I’m often asked for advice on certain career or professional decisions that people have to make. I’m straddled with giving my opinion and wanting people to make their own choices. I’ve learned to ask questions to help people make the right choice and squash their fears.
Courage Over Fear
Fear is an emotion, just like all of your other emotions. It has no special meaning other than the meaning you choose to give it. It has no special power other than the power you choose to give it. As a matter of fact, it’s not special at all. It’s just an emotion. You can choose to focus on that emotion, or another. You can listen to fear, you can stay paralyzed by it and do nothing at all.
Or, you can choose to focus on courage, also an emotion. If you do not do what your fear is telling you to do, you allow your courage to propel you forward.
Most people think that to have courage means the absence of fear. But even the most courageous are fearful. I don’t think you can have one without the other. What need is there for courage if not to conquer our own fears. Once we understand that fear and courage are emotions that co-exist and we simply choose to focus on one over the other, we can begin to shorten the amount of time it takes to make good choices and think like a champion. Learning to nurture this over your adult career is the path to advancement, satisfaction, and a life of abundance.
A Winning Hand
When you choose courage over fear, you’ll speak up, sign up, buy, sell, branch, take the leap, write the letter, have the talk, ask her out, etc. Try the 10/10/10 analysis from Chip and Dan Heath’s book Decisive. Ask yourself, how would you feel about that decision 10 minutes from now? How about 10 months from now? How would you feel 10 years from now?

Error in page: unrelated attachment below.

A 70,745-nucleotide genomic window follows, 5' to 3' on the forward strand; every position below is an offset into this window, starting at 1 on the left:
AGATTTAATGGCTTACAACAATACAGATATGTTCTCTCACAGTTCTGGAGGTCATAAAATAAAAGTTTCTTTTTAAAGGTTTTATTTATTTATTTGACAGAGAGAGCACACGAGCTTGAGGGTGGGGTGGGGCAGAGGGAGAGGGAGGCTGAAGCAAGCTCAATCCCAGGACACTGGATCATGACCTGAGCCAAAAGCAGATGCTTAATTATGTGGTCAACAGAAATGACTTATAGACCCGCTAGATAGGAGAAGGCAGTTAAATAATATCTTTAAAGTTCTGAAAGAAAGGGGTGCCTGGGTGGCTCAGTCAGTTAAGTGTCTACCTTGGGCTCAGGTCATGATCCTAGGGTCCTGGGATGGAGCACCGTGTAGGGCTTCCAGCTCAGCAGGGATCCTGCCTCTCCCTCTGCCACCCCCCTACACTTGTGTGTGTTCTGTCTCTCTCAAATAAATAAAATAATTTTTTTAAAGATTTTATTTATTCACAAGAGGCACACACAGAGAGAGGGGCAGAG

This quick analysis can help you keep your emotions in check. In the moment, emotions can be so white hot that they take over the truth about how our choices can define our future. By thinking about how we want to feel 10 months or 10 years from now we are putting fear in the back seat and grabbing the steering wheel ourselves.
Using 10/10/10, you may find that your decision to face your fear leaves you feeling anxious 10 minutes from now, but relieved or empowered 10 months from now.
It can lead us to that ah-ha moment. This is choosing courage over fear. The possibilities are endless. Your energy intensifies.
This is not to say that short-term emotion is the enemy. It serves a purpose. However, with a 10/10/10 analysis you are giving yourself the opportunity to ensure that your short-term emotion is not the only card in your hand.
Clearing Our Lenses
Many times when we are stuck on a decision we are trying to make for ourselves, it is caused by the emotions that are fogging up our lenses. We are stuck on how that decision is making us feel right now when what we may need to do is remove our own emotions from the decision. Often the first question I’ll ask myself when making a tough decision is am I choosing from fear or courage? When giving advice to one of my students I’ll often ask myself, what advice would I give my son or daughter in this situation? Removing our own emotions from the decision-making process can quickly bring about clarity.
If you don’t have children, ask what advice would I give my brother, sister, favorite cousin, best friend, spouse, etc.? If it sounds simple, that’s because it is. Have you ever noticed how clearly and freely we give advice to friends and family? You may be amazed at how quickly the choice becomes clear.
You have to expand in order to reach new heights. But that capacity needs to be poured directly into your decisions, not spread thin by old habits. Preparation and passion are keys to success, but making good choices transforms a broader focus into laser focus. Make the desire to take your capacity the next level intrinsic. It may be helpful to journal your decision making process so you can learn how to think more clearly in the moment. Be creative and believe in yourself regardless.
Don’t let some past mistake keep you focused on the emotion of fear. Since the choice is yours anyway, why not break fear and choose courage?
Read about making great choices at work in John's book No Shorts, Flip-flops, or Sunglasses: How to Make the Most of Your First Real Job. A portion of the proceeds go to Children's Dyslexia Centers.
by John Wasserman
Proceeds benefit Children's Dyslexia Centers